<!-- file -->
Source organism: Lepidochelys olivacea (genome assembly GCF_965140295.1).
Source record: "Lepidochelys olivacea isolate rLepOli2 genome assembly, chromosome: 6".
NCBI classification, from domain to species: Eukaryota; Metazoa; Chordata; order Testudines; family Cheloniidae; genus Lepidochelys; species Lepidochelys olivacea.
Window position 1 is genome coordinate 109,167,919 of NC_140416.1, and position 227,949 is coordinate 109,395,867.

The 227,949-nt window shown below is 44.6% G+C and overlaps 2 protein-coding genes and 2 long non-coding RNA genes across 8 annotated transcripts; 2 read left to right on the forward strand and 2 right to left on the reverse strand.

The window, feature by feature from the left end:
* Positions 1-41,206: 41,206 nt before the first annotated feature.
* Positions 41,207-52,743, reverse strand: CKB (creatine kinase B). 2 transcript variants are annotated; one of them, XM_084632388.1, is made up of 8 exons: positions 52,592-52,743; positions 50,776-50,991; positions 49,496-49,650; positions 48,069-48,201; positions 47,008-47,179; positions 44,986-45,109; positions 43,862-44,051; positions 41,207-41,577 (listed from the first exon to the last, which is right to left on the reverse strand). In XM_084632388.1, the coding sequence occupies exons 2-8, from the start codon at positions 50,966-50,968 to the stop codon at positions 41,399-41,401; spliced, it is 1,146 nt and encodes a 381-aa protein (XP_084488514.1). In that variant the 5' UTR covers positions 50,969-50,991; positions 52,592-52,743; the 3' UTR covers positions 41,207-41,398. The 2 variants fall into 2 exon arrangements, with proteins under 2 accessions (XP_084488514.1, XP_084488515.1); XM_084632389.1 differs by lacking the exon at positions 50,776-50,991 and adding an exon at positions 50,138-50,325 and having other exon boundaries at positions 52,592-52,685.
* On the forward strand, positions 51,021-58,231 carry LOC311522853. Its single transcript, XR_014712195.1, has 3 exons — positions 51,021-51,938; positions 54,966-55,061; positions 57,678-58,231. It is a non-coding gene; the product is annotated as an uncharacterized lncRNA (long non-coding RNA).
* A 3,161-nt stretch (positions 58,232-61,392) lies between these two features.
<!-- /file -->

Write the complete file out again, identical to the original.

Source organism: Lepidochelys olivacea (genome assembly GCF_965140295.1).
Source record: "Lepidochelys olivacea isolate rLepOli2 genome assembly, chromosome: 6".
NCBI classification, from domain to species: Eukaryota; Metazoa; Chordata; order Testudines; family Cheloniidae; genus Lepidochelys; species Lepidochelys olivacea.
Window position 1 is genome coordinate 109,167,919 of NC_140416.1, and position 227,949 is coordinate 109,395,867.

The 227,949-nt window shown below is 44.6% G+C and overlaps 2 protein-coding genes and 2 long non-coding RNA genes across 8 annotated transcripts; 2 read left to right on the forward strand and 2 right to left on the reverse strand.

The window, feature by feature from the left end:
* Positions 1-41,206: 41,206 nt before the first annotated feature.
* Positions 41,207-52,743, reverse strand: CKB (creatine kinase B). 2 transcript variants are annotated; one of them, XM_084632388.1, is made up of 8 exons: positions 52,592-52,743; positions 50,776-50,991; positions 49,496-49,650; positions 48,069-48,201; positions 47,008-47,179; positions 44,986-45,109; positions 43,862-44,051; positions 41,207-41,577 (listed from the first exon to the last, which is right to left on the reverse strand). In XM_084632388.1, the coding sequence occupies exons 2-8, from the start codon at positions 50,966-50,968 to the stop codon at positions 41,399-41,401; spliced, it is 1,146 nt and encodes a 381-aa protein (XP_084488514.1). In that variant the 5' UTR covers positions 50,969-50,991; positions 52,592-52,743; the 3' UTR covers positions 41,207-41,398. The 2 variants fall into 2 exon arrangements, with proteins under 2 accessions (XP_084488514.1, XP_084488515.1); XM_084632389.1 differs by lacking the exon at positions 50,776-50,991 and adding an exon at positions 50,138-50,325 and having other exon boundaries at positions 52,592-52,685.
* On the forward strand, positions 51,021-58,231 carry LOC311522853. Its single transcript, XR_014712195.1, has 3 exons — positions 51,021-51,938; positions 54,966-55,061; positions 57,678-58,231. It is a non-coding gene; the product is annotated as an uncharacterized lncRNA (long non-coding RNA).
* A 3,161-nt stretch (positions 58,232-61,392) lies between these two features.